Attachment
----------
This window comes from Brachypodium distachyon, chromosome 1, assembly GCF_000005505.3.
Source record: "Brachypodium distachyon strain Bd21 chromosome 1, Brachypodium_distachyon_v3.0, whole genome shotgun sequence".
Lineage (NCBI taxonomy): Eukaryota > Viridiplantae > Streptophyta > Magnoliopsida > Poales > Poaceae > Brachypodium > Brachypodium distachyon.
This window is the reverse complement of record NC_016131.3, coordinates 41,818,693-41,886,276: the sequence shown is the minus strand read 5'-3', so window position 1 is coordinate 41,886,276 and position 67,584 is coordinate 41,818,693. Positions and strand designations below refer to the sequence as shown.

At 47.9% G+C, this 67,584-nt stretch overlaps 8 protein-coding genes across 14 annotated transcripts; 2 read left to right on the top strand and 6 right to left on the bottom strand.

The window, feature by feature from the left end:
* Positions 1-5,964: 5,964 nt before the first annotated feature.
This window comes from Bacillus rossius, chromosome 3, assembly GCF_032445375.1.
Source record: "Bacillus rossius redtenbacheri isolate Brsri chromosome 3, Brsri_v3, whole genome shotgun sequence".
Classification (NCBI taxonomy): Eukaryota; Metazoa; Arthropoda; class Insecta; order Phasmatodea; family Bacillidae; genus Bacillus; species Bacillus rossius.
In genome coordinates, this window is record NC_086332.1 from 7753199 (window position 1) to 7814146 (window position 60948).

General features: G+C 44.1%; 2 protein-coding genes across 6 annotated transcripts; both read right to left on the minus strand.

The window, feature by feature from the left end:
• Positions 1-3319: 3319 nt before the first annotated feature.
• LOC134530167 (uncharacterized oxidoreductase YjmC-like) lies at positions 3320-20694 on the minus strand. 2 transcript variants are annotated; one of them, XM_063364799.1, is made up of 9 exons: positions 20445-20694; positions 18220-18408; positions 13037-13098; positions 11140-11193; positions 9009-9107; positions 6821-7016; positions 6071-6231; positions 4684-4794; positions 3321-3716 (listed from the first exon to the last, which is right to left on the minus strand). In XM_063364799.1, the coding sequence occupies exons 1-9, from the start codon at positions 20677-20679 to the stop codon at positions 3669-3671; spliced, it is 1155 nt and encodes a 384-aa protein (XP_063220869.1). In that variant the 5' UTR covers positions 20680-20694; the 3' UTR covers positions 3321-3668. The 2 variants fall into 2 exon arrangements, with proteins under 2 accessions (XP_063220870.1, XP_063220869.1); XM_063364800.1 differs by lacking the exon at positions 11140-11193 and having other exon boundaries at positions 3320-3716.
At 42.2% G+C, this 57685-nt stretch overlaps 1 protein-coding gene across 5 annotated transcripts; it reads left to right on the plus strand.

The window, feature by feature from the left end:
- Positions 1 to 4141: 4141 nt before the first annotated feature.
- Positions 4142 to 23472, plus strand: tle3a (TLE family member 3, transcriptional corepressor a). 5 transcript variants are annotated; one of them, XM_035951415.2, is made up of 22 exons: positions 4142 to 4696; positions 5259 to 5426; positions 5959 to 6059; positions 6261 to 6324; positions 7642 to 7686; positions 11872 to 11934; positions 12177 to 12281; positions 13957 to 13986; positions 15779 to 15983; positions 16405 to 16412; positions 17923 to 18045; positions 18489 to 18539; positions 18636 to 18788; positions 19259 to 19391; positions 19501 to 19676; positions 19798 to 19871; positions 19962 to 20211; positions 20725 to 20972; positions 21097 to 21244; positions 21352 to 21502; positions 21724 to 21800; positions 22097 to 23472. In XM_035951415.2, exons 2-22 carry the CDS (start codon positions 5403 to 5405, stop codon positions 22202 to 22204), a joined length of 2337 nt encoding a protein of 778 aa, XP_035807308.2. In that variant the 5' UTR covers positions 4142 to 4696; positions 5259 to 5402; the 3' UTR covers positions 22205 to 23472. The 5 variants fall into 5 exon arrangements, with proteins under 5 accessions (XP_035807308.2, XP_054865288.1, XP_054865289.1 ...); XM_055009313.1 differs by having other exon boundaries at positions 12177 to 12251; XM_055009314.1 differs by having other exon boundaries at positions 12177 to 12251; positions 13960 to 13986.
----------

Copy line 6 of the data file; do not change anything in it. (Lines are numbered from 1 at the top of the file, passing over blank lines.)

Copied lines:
The window, feature by feature from the left end: